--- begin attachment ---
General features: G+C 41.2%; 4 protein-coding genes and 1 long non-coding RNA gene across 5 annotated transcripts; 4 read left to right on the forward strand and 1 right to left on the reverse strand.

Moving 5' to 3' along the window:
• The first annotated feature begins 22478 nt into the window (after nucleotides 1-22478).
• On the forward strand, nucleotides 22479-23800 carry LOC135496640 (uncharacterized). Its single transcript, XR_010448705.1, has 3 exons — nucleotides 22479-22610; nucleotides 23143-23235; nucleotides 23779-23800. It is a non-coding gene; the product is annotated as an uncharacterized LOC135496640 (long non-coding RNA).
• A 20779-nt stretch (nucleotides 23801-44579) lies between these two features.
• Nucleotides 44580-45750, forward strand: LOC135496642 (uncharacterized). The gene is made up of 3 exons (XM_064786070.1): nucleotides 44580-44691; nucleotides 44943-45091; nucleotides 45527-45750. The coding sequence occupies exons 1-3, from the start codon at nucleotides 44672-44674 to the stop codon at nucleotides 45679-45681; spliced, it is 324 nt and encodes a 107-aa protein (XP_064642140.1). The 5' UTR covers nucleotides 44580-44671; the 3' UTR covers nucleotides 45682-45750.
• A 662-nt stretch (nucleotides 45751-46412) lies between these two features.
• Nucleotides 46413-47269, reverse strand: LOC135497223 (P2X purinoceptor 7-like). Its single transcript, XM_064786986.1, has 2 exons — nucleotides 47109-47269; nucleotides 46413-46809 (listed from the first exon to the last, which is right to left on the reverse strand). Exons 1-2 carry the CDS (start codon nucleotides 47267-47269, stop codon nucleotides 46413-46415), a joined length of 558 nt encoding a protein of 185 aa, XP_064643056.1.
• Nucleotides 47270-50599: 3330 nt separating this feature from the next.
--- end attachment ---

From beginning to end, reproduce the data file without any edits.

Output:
General features: G+C 41.2%; 4 protein-coding genes and 1 long non-coding RNA gene across 5 annotated transcripts; 4 read left to right on the forward strand and 1 right to left on the reverse strand.

Moving 5' to 3' along the window:
• The first annotated feature begins 22478 nt into the window (after nucleotides 1-22478).
• On the forward strand, nucleotides 22479-23800 carry LOC135496640 (uncharacterized). Its single transcript, XR_010448705.1, has 3 exons — nucleotides 22479-22610; nucleotides 23143-23235; nucleotides 23779-23800. It is a non-coding gene; the product is annotated as an uncharacterized LOC135496640 (long non-coding RNA).
• A 20779-nt stretch (nucleotides 23801-44579) lies between these two features.
• Nucleotides 44580-45750, forward strand: LOC135496642 (uncharacterized). The gene is made up of 3 exons (XM_064786070.1): nucleotides 44580-44691; nucleotides 44943-45091; nucleotides 45527-45750. The coding sequence occupies exons 1-3, from the start codon at nucleotides 44672-44674 to the stop codon at nucleotides 45679-45681; spliced, it is 324 nt and encodes a 107-aa protein (XP_064642140.1). The 5' UTR covers nucleotides 44580-44671; the 3' UTR covers nucleotides 45682-45750.
• A 662-nt stretch (nucleotides 45751-46412) lies between these two features.
• Nucleotides 46413-47269, reverse strand: LOC135497223 (P2X purinoceptor 7-like). Its single transcript, XM_064786986.1, has 2 exons — nucleotides 47109-47269; nucleotides 46413-46809 (listed from the first exon to the last, which is right to left on the reverse strand). Exons 1-2 carry the CDS (start codon nucleotides 47267-47269, stop codon nucleotides 46413-46415), a joined length of 558 nt encoding a protein of 185 aa, XP_064643056.1.
• Nucleotides 47270-50599: 3330 nt separating this feature from the next.